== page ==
Running some of the largest bus franchises in the UK might not seem like an exciting or profitable enterprise, but for Stagecoach Group (LSE: SGC), it is a vital part of the company’s business model.
Shifting business model
Stagecoach used to be one of the largest rail franchise operators in the UK, but in April the group was disqualified from bidding on three rail franchise contests because of “non-compliant bids.“
The company is taking the government to court over its decision to exclude it from the bidding process, and the cases are expected to be heard in the High Court in early 2020.
In the meantime, Stagecoach is primarily a bus operator. It has a strong track record in this business. The company has managed most of the buses in London for some time, and management believes that this track record puts the group in a prime position to win contracts that are up for re-tender during the next few months.
Stagecoach says that it is on track to hit full-year expectations for growth, and is continuing with its plan to return £60m to shareholders via a share buy-back, according to a trading update published this morning.
Analysts believe the company will earn 14.5p per share for 2019, which puts the stock on a forward P/E of 9.1. In my opinion, this multiple slightly undervalues the business. The rest of the transportation sector is trading at a forward P/E of 11. On top of the discount valuation, shares in the public transport operator support a desirable dividend yield of 5.8%.
City analysts are expecting IG to report a 7.4% decline in earnings per share for fiscal 2020. Regulations introduced to try and stop inexperienced traders taking on more risk than they can afford are weighing on group profitability.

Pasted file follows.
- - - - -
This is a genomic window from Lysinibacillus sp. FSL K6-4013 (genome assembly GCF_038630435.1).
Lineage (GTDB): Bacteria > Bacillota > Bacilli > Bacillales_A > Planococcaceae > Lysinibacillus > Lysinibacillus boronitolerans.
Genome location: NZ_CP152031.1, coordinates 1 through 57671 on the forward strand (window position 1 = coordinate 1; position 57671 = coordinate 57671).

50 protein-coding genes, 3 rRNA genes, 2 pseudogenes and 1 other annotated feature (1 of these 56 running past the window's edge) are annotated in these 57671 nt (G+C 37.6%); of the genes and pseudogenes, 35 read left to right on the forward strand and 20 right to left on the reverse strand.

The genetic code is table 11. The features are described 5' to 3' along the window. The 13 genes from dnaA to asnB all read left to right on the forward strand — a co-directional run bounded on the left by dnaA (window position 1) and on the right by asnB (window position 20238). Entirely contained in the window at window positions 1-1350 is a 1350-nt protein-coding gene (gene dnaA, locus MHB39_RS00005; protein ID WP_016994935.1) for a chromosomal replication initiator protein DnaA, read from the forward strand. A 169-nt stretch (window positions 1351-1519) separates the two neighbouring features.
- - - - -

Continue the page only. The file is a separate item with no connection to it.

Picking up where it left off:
But IG has more to offer than leverage trading products. The company also provides a stockbroking service and has operations around the world.
Returning to growth
IG’s diversification has helped the company in the face of regulatory changes. Analysts believe it will return to growth next year.
Based on the current City estimates, shares in the financial services group are trading at a forward P/E of 14.8, falling to 13.2 for fiscal 2021. On top of this, the stock supports a dividend yield of 7.4%. Unfortunately, this distribution is not wholly covered by earnings per share, which is a concern.
That being said, IG does have £310m of net cash on its balance sheet. According to my calculations, with the dividend costing around £170m per annum, the cash balance is enough to sustain the payout for nearly two years if profits evaporate.
On that basis, I reckon income investors can buy the shares safe in the knowledge that the dividend is here to stay for the foreseeable future.